39

    [5] See, e.g., Richards v. United States, 369 U. S. 1, 12-13; Grant v. McAuliffe, 41 Cal. 2d 859; Schmidt v. Driscoll Hotel, 249 Minn. 376; Haumschild v. Continental Cas. Co., 7 Wis. 2d 130.

    40

    [6] See, e.g., Haag v. Barnes, 9 N Y 2d 554; Zogg v. Penn Mut. Life Ins. Co., 276 F.2d 861 (2d Cir.).

    41

    [7] See, e.g., Jansson v. Swedish Amer. Line, 185 F.2d 212, 218-219; Barber Co. v. Hughes, 223 Ind. 570, 586; Kievit v. Loyal Protective Life Ins. Co., 34 N. J. 475, 491-493; Estate of Knippel, 7 Wis. 2d 335, 343-345.

    42

    [8] See, e.g., Alaska Packers Assn. v. Industrial Acc. Comm., 294 U. S. 532; Matter of Nashko v. Standard Water Proofing Co., 4 N Y 2d 199; Kennerson v. Thames Towboat Co., 89 Conn. 367; Pierce v. Bekins Van & Stor. Co., 185 Ia. 1346; Aleckson v. Kennedy Motor Sales Co., 238 Minn. 110; see, also. 2 Larson, Workmen's Compensation Law, § 84.

    43

    [9] See Dyke v. Erie Ry. Co., 45 N.Y. 113; see, also, Bowles v. Zimmer Mfg. Co., 277 F.2d 868 (breach of warranty).

    44

    [10] See Grant v. McAuliffe, 41 Cal. 2d 859, supra; Herzog v. Stern, 264 N.Y. 379; see, also, Currie, Survival of Actions: Adjudication versus Automation in the Conflict of Laws, 10 Stan. L. Rev. 205.

    45

    [11] See Emery v. Emery, 45 Cal. 2d 421; Koplik v. C. P. Trucking Corp., 27 N. J. 1; Mertz v. Mertz, 271 N.Y. 466; Haumschild v. Continental Cas. Co., 7 Wis. 2d 130, supra; see, also, Ehrenzweig, Parental Immunity in the Conflict of Laws, 23 U. Chi. L. Rev. 474; Ford, Interspousal Liability for Automobile Accidents in the Conflict of Laws, 15 U. Pitt. L. Rev. 397. But cf. Coster v. Coster, 289 N.Y. 438.

    46

    [12] See Schmidt v. Driscoll Hotel, 249 Minn. 376, supra; Osborn v. Borchetta, 20 Conn. S. 163; Levy v. Daniels' U-Drive Auto Renting Co., 108 Conn. 333. See, also, Daily v. Somberg, 28 N. J. 372 (effect of release to one of several parties jointly liable for plaintiff's injury).

    47

    [13] We note that the Supreme Court of Canada has upheld the refusal of the Quebec courts to apply the Ontario guest statute to an accident affecting Quebec residents which occurred in Ontario. (See McLean v. Pettigrew, [1945] 2 D. L. R. 65.) This decision was dictated by the court's resort to the English choice of law rule, whereby the foreign tort is deemed actionable if actionable by the law of the forum and not justifiable by the law of the place of the tort. See Phillips v. Eyre, [1870] L. R. 6 Q. B. 1, 28-29; see, also, Dicey, Conflict of Laws [7th ed., 1958], p. 940.) However that may be, it would seem incongruous for this court to apply Ontario's unique statute in circumstances under which its own sister Provinces would not.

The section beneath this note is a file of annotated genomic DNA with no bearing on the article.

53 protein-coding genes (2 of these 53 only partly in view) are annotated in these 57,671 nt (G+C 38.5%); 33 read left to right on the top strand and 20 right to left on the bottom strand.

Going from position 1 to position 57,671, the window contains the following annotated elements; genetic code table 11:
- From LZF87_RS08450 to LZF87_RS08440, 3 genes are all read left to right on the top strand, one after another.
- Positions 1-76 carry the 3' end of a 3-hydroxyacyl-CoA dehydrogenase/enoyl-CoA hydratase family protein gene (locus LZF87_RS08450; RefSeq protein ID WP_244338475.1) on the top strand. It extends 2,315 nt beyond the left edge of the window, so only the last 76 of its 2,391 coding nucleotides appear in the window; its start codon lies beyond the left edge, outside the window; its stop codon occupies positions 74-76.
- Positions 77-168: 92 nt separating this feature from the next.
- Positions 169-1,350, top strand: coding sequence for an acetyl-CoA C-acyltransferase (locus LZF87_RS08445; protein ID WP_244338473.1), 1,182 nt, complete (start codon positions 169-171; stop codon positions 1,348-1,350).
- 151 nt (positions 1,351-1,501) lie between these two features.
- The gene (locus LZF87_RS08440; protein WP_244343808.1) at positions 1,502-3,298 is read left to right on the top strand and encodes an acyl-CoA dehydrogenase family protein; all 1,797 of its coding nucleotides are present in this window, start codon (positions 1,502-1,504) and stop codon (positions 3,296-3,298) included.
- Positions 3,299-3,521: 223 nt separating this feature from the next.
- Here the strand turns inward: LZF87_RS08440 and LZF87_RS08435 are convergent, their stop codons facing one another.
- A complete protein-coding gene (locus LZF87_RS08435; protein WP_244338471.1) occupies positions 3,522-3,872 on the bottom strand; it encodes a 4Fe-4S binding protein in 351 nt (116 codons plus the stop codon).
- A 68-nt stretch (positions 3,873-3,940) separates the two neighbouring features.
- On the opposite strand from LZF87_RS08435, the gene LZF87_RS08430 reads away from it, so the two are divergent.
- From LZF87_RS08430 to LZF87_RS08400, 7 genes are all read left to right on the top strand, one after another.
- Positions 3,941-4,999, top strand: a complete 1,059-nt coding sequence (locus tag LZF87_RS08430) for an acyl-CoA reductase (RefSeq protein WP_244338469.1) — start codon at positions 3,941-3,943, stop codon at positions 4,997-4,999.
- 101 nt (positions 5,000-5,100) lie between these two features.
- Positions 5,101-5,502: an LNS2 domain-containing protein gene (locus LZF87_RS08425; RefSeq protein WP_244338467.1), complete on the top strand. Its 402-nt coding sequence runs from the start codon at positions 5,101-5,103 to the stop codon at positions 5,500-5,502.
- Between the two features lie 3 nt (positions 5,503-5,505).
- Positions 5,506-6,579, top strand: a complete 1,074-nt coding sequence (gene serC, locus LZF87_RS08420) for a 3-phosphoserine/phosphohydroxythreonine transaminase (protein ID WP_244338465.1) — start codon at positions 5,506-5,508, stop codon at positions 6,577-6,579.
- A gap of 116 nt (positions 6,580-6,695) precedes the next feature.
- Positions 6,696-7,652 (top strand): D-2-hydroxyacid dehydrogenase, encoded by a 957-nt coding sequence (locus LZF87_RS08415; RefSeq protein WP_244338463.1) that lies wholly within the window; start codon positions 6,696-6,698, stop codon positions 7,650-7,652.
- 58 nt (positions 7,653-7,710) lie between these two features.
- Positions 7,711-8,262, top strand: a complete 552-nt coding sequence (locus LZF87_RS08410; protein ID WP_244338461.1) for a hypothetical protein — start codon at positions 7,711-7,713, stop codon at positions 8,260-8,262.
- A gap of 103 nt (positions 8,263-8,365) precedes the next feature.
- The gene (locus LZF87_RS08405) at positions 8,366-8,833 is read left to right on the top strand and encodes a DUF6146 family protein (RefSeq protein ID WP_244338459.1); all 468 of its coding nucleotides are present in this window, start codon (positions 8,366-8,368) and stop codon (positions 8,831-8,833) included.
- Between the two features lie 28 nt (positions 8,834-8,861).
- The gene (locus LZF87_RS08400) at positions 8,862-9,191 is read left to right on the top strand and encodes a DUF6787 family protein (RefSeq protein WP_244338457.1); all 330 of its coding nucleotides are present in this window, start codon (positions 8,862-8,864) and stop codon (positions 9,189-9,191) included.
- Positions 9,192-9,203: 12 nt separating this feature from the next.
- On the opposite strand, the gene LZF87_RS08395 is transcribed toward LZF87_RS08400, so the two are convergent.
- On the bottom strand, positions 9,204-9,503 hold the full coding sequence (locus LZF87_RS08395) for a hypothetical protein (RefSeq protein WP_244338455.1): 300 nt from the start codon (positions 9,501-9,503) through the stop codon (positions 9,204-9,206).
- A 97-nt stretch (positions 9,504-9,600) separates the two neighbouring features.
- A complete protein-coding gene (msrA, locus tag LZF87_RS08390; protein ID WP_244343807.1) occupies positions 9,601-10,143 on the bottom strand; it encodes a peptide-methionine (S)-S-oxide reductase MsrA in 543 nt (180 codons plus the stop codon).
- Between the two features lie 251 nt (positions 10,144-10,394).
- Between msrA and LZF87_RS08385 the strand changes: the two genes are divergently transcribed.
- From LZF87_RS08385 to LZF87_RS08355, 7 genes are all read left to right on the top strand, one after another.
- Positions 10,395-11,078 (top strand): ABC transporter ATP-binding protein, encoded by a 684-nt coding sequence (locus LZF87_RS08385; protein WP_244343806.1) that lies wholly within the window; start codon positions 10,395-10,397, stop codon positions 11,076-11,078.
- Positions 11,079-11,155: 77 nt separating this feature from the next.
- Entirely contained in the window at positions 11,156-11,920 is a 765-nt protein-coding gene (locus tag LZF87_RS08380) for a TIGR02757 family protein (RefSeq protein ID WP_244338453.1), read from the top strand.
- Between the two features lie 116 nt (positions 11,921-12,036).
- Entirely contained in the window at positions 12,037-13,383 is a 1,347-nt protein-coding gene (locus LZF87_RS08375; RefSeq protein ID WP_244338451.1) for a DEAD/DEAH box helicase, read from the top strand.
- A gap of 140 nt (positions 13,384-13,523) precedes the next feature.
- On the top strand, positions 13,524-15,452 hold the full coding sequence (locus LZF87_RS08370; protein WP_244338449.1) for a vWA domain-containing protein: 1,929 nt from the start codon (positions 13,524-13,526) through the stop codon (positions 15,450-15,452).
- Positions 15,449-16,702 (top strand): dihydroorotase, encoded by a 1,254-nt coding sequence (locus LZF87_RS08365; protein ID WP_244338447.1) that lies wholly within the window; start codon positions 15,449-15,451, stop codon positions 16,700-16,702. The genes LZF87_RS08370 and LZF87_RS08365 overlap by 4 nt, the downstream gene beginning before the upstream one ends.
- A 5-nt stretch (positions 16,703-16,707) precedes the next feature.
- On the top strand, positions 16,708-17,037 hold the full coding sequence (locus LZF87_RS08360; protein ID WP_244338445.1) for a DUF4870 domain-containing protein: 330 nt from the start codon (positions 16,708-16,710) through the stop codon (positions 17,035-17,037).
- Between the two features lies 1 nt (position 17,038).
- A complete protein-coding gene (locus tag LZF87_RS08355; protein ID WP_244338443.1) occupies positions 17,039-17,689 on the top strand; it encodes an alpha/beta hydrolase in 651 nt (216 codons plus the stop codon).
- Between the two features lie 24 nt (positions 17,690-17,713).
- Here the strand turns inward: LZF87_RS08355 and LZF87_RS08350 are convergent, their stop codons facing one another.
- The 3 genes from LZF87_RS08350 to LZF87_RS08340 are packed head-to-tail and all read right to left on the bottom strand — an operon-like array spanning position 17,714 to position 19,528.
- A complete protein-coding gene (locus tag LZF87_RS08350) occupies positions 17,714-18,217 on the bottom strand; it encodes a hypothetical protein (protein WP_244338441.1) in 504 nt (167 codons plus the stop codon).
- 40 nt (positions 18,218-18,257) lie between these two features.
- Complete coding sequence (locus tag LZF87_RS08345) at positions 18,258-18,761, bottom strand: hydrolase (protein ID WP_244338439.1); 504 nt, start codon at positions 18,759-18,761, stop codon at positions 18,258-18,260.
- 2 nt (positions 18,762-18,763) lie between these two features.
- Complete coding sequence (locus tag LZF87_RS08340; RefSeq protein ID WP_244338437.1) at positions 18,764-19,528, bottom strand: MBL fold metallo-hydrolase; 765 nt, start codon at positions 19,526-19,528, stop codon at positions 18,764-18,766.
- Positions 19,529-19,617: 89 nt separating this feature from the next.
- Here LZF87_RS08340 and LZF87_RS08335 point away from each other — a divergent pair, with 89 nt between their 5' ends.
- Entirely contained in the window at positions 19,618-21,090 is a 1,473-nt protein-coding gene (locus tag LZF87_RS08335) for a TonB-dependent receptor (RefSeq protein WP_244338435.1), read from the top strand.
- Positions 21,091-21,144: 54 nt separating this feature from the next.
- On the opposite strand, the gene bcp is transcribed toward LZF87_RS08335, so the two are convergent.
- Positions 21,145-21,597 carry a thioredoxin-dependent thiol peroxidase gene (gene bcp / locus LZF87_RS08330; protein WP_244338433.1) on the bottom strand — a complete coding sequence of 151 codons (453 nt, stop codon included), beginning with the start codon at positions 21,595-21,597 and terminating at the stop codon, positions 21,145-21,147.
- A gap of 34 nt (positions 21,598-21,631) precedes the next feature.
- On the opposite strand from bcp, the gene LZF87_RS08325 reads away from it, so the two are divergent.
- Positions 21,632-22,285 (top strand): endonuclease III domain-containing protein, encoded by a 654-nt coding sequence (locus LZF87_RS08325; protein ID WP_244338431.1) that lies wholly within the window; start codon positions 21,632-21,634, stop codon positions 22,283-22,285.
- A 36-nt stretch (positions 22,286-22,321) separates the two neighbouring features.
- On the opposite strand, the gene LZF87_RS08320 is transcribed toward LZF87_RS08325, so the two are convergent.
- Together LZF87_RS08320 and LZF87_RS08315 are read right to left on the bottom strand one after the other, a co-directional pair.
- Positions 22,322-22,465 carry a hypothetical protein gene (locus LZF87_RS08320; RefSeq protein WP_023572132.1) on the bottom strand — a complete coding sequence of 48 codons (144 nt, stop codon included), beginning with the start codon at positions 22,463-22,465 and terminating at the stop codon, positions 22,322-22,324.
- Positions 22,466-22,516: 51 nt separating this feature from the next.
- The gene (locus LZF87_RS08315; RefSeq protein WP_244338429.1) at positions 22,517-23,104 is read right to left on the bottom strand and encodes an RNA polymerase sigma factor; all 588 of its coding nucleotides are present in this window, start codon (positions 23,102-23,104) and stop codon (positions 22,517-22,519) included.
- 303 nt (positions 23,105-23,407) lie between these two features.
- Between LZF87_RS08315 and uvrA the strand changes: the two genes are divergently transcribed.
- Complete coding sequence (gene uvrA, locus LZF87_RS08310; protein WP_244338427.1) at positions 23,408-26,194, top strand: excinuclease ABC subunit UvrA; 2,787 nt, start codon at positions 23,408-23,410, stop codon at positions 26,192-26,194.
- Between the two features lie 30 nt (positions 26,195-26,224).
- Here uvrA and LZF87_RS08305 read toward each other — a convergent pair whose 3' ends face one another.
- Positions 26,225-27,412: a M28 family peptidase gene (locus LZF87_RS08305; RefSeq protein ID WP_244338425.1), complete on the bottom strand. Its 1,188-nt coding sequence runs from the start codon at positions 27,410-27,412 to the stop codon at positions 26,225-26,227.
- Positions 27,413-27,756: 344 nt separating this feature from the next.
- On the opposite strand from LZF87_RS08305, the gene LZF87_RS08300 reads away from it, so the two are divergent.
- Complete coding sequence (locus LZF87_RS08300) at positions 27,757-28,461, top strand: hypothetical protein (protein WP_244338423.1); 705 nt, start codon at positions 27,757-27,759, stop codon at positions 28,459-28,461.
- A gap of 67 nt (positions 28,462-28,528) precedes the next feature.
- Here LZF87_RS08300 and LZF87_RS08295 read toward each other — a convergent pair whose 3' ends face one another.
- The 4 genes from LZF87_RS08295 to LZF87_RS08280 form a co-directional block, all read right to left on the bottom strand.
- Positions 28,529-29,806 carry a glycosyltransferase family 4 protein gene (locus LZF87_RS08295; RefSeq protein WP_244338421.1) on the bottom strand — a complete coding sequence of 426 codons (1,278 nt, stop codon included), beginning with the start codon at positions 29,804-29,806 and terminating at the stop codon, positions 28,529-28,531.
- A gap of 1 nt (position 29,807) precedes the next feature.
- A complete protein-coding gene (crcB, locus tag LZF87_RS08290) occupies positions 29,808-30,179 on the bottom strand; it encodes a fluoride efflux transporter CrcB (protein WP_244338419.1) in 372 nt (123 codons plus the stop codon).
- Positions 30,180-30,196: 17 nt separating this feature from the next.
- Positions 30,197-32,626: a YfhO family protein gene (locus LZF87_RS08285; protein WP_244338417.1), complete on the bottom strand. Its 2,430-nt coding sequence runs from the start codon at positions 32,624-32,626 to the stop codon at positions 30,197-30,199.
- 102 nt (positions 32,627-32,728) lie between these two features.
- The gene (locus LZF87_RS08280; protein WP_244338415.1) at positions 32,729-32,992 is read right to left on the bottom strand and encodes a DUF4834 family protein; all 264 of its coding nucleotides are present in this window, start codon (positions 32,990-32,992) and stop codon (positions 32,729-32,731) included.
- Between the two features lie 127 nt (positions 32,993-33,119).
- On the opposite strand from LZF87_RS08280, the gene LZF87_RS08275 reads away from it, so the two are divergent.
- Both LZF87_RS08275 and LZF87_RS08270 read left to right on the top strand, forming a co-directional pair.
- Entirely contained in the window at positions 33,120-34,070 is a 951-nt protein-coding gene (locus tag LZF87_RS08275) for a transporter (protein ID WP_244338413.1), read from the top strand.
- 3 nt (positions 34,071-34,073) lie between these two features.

48

    [14] It of course follows from our decision herein that, given the facts of the present case, the result would be the same and the law of New York applied where the foreign guest statute requires a showing of gross negligence.

  • 2 Hurtado v. Superior Court

    1
    11 Cal.3d 574 (1974)
    2
    522 P.2d 666
    3
    114 Cal. Rptr. 106
    4
    MANUEL CID HURTADO, Petitioner,
    v.
    THE SUPERIOR COURT OF SACRAMENTO COUNTY, Respondent; MARIA DE JESUS FLORES DE HURTADO et al., Real Parties in Interest.
    5
    Docket No. Sac. 8005.
    6

    Supreme Court of California. In Bank.

    7
    May 31, 1974.
    8

    [577] COUNSEL

    9

    Johnson, Greve, Clifford & Diepenbrock, Johnson, Davies, Greve & Clifford, Johnson, Greve & Clifford and Robert Lea for Petitioner.

    10

    Leonard G. Ratner as Amicus Curiae on behalf of Petitioner.

    11

    No appearance for Respondent.

    12

    Alfonso Z. Gonzalez for Real Parties in Interest.

    13

    Gerald J. Adler and Crow, Lytle, Schleh & Gilwee as Amici Curiae on behalf of Real Parties in Interest.

    14

    [578] OPINION

    15
    SULLIVAN, J.
    16

    In this proceeding, petitioner Manuel Cid Hurtado seeks a writ of mandate directing respondent superior court to vacate its ruling that the applicable measure of damages in the underlying action for wrongful death was that prescribed by California law without any maximum limitation, rather than that prescribed by the law of Mexico which limits the amount of recovery. We have concluded that the trial court correctly chose the law of California. We deny the writ.

    17